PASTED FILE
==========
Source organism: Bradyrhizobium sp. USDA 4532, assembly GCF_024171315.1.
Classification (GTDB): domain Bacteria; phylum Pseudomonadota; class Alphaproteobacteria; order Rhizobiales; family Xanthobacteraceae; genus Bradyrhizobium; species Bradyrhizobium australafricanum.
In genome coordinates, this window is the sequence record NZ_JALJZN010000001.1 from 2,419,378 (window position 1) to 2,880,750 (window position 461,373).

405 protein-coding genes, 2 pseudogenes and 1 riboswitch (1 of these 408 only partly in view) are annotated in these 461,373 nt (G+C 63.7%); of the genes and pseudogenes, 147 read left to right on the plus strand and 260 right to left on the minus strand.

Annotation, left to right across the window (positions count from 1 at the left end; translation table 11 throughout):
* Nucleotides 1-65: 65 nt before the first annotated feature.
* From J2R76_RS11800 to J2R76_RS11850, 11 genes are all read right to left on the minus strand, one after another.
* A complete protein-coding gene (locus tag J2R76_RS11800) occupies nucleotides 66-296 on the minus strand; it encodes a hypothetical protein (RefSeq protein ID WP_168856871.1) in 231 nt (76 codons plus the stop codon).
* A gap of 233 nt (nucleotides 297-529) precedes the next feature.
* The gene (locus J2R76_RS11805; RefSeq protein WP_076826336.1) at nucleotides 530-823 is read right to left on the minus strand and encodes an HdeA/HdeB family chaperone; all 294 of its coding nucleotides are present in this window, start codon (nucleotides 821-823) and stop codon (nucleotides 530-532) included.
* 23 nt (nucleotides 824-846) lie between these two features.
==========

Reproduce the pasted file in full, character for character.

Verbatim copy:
Source organism: Bradyrhizobium sp. USDA 4532, assembly GCF_024171315.1.
Classification (GTDB): domain Bacteria; phylum Pseudomonadota; class Alphaproteobacteria; order Rhizobiales; family Xanthobacteraceae; genus Bradyrhizobium; species Bradyrhizobium australafricanum.
In genome coordinates, this window is the sequence record NZ_JALJZN010000001.1 from 2,419,378 (window position 1) to 2,880,750 (window position 461,373).

405 protein-coding genes, 2 pseudogenes and 1 riboswitch (1 of these 408 only partly in view) are annotated in these 461,373 nt (G+C 63.7%); of the genes and pseudogenes, 147 read left to right on the plus strand and 260 right to left on the minus strand.

Annotation, left to right across the window (positions count from 1 at the left end; translation table 11 throughout):
* Nucleotides 1-65: 65 nt before the first annotated feature.
* From J2R76_RS11800 to J2R76_RS11850, 11 genes are all read right to left on the minus strand, one after another.
* A complete protein-coding gene (locus tag J2R76_RS11800) occupies nucleotides 66-296 on the minus strand; it encodes a hypothetical protein (RefSeq protein ID WP_168856871.1) in 231 nt (76 codons plus the stop codon).
* A gap of 233 nt (nucleotides 297-529) precedes the next feature.
* The gene (locus J2R76_RS11805; RefSeq protein WP_076826336.1) at nucleotides 530-823 is read right to left on the minus strand and encodes an HdeA/HdeB family chaperone; all 294 of its coding nucleotides are present in this window, start codon (nucleotides 821-823) and stop codon (nucleotides 530-532) included.
* 23 nt (nucleotides 824-846) lie between these two features.